Tag Archives: diana bober

Op-Ed: More Intensive Cougar Management Tools Needed In Oregon — OHA

THE FOLLOWING IS AN OP ED FROM THE OREGON HUNTERS ASSOCIATION

By Jim Akenson

The fatal cougar attack on a hiker in the Mount Hood National Forest last year was a tragic thing. Evidence evaluation indicated the cougar was a female in good health. Is this a surprise? Not really.

OREGON WILDLIFE MANAGERS IDENTIFIED THIS COUGAR AS THE ONE THAT KILLED HIKER DIANA BOBER IN LATE SUMMER NEAR MT. HOOD. THE ANIMAL WAS TRACKED DOWN AND LETHALLY REMOVED. (ODFW)

Cougar numbers are at all-time highs for our state, and the distribution of these cats encompasses the entire state. What has accounted for this cougar population expansion from an estimation of less than 3,000 in the mid-1990s to well over 6,000 today? Some of the answer is biological, some is social, and much is connected to management capabilities and practices. We need to find a way to return to this socio-biological balance, and looking to the recent past might just be the best bet – back to a time when hound hunting was a legal and effective management tool in Oregon.

What are the consequences of there being double the number of cougars in Oregon? These effects are best described as alarming and pattern changing. One such pattern is for prey animals, specifically deer, relocating to human development areas to avoid a higher predation risk. This relocation is also drawing in cougars that will go where the next meal can be found. Many hunters and state wildlife managers report that deer are now less abundant in the wilder mountain, high desert, and canyon regions of our state. Meanwhile, Oregon cities are wrestling with the number of deer inhabiting city limits, and cougars are showing up in backyards and schoolyards.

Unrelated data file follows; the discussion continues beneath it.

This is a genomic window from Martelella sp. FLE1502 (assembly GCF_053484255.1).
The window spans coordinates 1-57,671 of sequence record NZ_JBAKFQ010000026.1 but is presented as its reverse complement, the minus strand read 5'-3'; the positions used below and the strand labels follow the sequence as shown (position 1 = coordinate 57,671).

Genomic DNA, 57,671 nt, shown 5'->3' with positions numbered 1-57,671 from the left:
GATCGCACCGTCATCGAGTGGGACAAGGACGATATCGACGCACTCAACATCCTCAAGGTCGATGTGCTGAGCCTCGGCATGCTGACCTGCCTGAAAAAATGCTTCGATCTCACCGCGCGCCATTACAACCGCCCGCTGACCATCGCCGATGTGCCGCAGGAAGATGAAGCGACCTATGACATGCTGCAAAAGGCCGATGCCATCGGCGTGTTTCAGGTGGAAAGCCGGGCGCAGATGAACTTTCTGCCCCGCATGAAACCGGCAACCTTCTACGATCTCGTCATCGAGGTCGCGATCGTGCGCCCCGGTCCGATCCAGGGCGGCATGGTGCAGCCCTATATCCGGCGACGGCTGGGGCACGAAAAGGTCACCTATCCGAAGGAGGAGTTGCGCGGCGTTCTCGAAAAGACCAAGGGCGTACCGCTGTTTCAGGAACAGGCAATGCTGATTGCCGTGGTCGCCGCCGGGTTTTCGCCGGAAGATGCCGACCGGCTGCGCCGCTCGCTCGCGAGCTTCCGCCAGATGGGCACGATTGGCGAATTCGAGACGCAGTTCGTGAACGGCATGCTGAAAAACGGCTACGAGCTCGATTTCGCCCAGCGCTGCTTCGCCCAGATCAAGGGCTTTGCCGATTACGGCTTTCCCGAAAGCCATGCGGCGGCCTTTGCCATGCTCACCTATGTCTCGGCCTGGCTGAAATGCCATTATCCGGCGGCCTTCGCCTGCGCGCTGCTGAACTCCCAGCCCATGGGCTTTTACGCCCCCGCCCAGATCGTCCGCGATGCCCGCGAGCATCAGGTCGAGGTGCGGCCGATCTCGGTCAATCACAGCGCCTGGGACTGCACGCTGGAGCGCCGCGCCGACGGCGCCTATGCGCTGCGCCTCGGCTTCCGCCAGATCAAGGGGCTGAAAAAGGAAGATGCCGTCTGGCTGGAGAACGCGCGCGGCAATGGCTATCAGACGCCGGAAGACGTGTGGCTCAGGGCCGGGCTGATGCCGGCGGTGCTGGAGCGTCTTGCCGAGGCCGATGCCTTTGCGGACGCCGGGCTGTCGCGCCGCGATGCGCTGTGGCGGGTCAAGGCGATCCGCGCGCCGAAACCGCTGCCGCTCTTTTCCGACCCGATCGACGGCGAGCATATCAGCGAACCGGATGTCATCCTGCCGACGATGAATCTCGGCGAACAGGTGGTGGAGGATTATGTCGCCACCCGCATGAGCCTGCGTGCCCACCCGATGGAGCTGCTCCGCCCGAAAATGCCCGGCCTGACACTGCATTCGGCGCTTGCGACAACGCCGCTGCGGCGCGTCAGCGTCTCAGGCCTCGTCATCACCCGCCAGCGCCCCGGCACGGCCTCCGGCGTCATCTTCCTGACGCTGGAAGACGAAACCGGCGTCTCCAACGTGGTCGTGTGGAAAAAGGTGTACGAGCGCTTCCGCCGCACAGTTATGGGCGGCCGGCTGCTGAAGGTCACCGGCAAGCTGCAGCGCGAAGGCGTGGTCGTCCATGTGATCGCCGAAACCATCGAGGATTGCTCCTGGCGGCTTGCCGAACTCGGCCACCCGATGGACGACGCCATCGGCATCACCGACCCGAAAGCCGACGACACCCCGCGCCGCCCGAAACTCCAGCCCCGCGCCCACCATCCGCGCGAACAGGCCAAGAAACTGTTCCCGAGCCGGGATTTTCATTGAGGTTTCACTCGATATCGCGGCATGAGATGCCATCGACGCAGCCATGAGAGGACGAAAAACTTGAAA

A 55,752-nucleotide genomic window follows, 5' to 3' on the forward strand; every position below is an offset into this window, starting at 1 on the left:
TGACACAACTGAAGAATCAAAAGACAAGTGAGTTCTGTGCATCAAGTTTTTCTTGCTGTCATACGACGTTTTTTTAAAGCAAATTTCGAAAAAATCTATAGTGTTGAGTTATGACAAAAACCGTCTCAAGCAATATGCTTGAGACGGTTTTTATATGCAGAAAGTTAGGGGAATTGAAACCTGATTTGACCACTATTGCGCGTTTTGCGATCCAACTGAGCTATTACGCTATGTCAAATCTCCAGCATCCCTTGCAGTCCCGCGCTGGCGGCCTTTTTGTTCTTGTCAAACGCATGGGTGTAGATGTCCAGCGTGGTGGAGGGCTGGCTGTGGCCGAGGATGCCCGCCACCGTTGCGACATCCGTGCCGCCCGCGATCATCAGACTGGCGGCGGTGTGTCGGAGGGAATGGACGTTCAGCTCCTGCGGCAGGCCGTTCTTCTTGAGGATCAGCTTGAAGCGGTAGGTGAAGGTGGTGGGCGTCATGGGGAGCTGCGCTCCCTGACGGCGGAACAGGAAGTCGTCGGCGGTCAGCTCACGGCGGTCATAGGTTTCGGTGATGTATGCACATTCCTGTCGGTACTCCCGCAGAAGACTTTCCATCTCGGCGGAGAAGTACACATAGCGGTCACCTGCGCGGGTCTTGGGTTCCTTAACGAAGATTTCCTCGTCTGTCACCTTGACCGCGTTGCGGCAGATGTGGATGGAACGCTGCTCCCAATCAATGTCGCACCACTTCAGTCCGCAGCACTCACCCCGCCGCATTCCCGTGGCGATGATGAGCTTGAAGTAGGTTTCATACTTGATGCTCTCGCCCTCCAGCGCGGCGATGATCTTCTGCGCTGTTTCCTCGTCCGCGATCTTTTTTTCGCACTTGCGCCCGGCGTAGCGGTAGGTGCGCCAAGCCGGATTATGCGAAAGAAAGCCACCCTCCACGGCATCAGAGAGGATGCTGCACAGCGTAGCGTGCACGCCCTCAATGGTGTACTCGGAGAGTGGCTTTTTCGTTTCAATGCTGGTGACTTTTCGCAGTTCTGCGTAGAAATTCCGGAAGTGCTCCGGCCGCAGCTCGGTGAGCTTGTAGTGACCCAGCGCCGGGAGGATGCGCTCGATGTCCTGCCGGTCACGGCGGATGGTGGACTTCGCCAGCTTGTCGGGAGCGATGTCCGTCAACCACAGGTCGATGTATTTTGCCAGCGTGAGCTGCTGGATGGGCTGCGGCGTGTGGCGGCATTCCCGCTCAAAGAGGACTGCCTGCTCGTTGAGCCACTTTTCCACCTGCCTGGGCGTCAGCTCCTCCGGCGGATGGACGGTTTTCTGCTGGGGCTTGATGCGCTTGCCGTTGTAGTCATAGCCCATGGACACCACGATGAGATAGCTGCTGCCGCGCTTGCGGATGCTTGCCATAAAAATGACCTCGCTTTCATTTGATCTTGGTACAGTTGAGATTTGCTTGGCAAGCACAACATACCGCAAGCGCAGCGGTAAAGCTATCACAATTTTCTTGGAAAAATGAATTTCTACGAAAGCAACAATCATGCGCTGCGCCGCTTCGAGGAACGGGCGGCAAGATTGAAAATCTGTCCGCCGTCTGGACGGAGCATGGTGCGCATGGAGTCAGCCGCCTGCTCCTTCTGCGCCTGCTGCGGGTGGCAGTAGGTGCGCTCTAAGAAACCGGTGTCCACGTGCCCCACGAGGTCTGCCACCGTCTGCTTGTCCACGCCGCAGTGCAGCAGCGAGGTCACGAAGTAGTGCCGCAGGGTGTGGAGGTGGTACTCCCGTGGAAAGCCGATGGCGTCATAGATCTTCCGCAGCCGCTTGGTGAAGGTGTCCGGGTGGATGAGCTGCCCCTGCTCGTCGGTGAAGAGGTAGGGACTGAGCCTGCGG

As cougars become more comfortable in human-altered landscapes, the probability of negative encounters with humans, as well as pets and livestock, increases.

JIM AKENSON. (OREGON HUNTERS ASSOCIATION)

So, what is the solution? Biologically, it is plain and simple – more intensive cougar management through various hunting techniques. With an estimated population of 6,400 cougars, and roughly 14,000 people hunting cougars and harvesting from 250 to 300 cats per year, this only equals a harvest rate of 4 percent, which is not enough to even flatten the ever-rising cougar population curve.

Reducing human threat, increasing deer and elk survival, and bringing a cougar population back in balance with other interests in our state will require increased management action and efficiency. According to the 2017 Oregon Cougar Management Plan, the success rate for 2016 cougar hunters was 1.9 percent, with 13,879 people reporting that they did hunt cougars. Contrast that with 1994 data, the last year that dogs were allowed in conservatively controlled, limited-entry cougar hunting, showing 358 people hunted cougars and harvested 144 for a success rate of 40.2 percent. Bottom line: hunting efficiency with dogs is dramatically higher, and provides wildlife managers a reliable tool for maintaining the cougar population within its management objectives.